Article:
Therapy Cats Are Your New Favorite Travel Companion

Jet lag and flight delays are a little easier to handle at Denver International Airport because of its Canine Airport Therapy Squad (CATS). Although this therapy animal program has 100 dogs, one of the favorites is a cat named Xeli. She is part of a growing trend of therapy cats who provide emotional support to stressed out travelers.

Helping Travelers

At Denver International Airport, Xeli wears a "Pet Me" vest to identify her. The domestic shorthair cat received her therapy certification from Pet Partners, so she can help stressed out travelers relax by letting them pet, hug, or cuddle her. Xeli only works two-hour shifts at the airport, so you have to be pretty lucky to get a picture with her.

Therapy Cats to the Rescue

Xeli was the first cat to join the Canine Airport Therapy Squad at Denver International Airport, but she isn't the first feline to become a therapy cat. According to Pet Partners, a non-profit organization, less than 6% of its registered therapy animals are cats, but the numbers are slowly increasing.

It's important to note that therapy animals are not the same as service animals under the Americans with Disabilities Act (ADA) law. Therapy animals don't have the same training, and they're not limited to working with people who have disabilities. Instead, therapy animals offer emotional support and comfort. They may help people who are lonely, sick, depressed, or suffering in another way.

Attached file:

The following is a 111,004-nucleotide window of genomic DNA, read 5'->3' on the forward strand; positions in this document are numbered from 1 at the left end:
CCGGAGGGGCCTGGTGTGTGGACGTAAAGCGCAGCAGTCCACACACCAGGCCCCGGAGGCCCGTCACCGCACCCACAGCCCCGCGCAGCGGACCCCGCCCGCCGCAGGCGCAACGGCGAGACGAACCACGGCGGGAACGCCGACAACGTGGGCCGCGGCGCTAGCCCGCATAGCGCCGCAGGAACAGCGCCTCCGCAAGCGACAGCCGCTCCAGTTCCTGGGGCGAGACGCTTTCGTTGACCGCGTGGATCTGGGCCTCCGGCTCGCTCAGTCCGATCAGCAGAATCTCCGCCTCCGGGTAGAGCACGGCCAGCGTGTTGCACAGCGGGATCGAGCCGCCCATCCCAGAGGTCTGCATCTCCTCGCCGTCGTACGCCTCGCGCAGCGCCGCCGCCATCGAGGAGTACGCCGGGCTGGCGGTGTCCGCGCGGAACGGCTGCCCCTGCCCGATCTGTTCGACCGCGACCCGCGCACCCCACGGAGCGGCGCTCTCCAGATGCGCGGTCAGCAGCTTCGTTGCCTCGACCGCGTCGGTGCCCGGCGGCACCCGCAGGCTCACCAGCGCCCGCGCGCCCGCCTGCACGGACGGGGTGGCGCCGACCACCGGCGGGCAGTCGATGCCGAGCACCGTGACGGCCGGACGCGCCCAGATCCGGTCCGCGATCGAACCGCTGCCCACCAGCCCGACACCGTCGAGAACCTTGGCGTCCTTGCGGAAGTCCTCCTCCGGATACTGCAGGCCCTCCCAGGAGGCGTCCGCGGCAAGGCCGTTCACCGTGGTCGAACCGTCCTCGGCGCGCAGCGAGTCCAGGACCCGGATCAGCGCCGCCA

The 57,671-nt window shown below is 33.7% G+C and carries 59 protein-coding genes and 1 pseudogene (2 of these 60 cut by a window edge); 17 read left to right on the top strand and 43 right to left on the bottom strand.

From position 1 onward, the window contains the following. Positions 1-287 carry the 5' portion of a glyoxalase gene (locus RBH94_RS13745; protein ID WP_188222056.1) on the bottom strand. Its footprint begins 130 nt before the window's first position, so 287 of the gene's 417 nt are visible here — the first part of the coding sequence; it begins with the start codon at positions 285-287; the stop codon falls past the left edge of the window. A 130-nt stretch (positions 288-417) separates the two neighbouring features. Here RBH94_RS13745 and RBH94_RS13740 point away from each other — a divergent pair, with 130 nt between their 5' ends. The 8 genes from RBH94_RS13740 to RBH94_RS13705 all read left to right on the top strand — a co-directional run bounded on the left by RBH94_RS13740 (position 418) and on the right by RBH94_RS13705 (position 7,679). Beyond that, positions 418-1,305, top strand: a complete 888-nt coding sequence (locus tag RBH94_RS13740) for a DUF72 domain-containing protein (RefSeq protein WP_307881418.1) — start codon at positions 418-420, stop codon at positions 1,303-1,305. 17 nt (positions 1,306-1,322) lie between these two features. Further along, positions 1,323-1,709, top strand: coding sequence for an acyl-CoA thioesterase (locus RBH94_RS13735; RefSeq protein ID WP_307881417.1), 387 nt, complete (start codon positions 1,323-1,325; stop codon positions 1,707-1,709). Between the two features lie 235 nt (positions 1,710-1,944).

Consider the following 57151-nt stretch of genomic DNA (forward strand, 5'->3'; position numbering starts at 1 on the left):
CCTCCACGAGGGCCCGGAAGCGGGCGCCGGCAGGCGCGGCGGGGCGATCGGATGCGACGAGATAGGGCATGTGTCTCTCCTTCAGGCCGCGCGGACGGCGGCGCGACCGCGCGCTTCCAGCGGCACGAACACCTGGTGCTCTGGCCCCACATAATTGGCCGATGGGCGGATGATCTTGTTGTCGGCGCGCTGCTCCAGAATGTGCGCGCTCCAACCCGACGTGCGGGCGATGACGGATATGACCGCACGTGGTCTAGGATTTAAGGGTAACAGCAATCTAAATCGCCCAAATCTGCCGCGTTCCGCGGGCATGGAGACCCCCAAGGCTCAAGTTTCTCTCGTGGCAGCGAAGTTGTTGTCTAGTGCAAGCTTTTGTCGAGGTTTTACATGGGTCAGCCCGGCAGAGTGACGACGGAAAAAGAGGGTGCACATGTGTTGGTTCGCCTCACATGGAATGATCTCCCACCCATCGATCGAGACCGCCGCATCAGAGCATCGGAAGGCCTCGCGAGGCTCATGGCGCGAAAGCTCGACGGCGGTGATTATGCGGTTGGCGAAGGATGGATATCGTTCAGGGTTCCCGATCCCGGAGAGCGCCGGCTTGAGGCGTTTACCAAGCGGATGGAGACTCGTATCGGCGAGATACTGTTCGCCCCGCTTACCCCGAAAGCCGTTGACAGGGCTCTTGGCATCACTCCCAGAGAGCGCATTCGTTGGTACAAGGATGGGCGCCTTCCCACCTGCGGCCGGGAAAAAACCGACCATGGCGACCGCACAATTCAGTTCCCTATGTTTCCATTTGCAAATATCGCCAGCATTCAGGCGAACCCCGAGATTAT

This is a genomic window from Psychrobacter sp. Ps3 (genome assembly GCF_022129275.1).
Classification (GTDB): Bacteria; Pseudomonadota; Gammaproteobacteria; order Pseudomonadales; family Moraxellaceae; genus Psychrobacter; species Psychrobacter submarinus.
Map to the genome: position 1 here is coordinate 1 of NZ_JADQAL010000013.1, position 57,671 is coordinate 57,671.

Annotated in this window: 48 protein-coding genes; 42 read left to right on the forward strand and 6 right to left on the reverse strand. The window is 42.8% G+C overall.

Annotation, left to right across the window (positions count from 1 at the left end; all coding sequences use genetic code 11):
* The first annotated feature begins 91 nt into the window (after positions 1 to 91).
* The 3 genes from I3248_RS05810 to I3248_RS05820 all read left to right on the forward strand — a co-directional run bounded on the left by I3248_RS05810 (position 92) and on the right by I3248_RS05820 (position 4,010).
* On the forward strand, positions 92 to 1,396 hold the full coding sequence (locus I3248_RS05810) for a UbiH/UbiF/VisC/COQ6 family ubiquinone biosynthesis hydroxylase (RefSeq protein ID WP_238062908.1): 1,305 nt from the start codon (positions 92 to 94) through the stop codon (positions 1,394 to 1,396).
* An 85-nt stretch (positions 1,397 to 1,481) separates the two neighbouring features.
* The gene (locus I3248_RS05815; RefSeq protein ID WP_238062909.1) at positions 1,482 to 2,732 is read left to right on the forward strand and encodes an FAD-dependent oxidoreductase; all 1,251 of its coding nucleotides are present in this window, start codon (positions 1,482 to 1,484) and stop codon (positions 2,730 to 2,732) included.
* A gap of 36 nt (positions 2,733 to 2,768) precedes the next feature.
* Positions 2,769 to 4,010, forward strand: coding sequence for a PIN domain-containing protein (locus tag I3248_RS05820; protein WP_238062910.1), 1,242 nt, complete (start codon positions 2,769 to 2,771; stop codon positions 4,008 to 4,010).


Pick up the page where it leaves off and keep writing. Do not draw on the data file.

Supporting Research

Although dogs are usually the focus of most therapy research, studies on cats are available. For example, one study found that positive interactions with cats could help children who have autism. Parents shared that the cat provided comfort and soothing support to the children, while some acted as feline guardians or protectors.

In general, research shows that pets can reduce stress and blood pressure levels in owners. One study looking at the risk of dying from cardiovascular diseases, found that owning a cat reduced the risk of dying from stroke or other cardiovascular conditions considerably.

Getting a Therapy Cat

Therapy cats officially don't require training because they aren't service animals, but many people prefer to have them trained and registered. If you want your therapy animal to visit hospitals or other locations, having certification is a necessity.

Pet Partners has specific criteria for registering therapy animals. Your cat must be at least one year old and have lived with you for at least six months. Other requirements include making sure the animal is house trained, vaccinated, obedient, not aggressive, and able to wear a harness, leash, and collar. Owners must take courses in person or online to train their animals. After passing the test, they must participate in an evaluation.

Therapy cats can provide emotional support and comfort to people in need. They can become companions for both children and adults. If you're interested in training a therapy cat, make sure the animal has the right temperament for the job.

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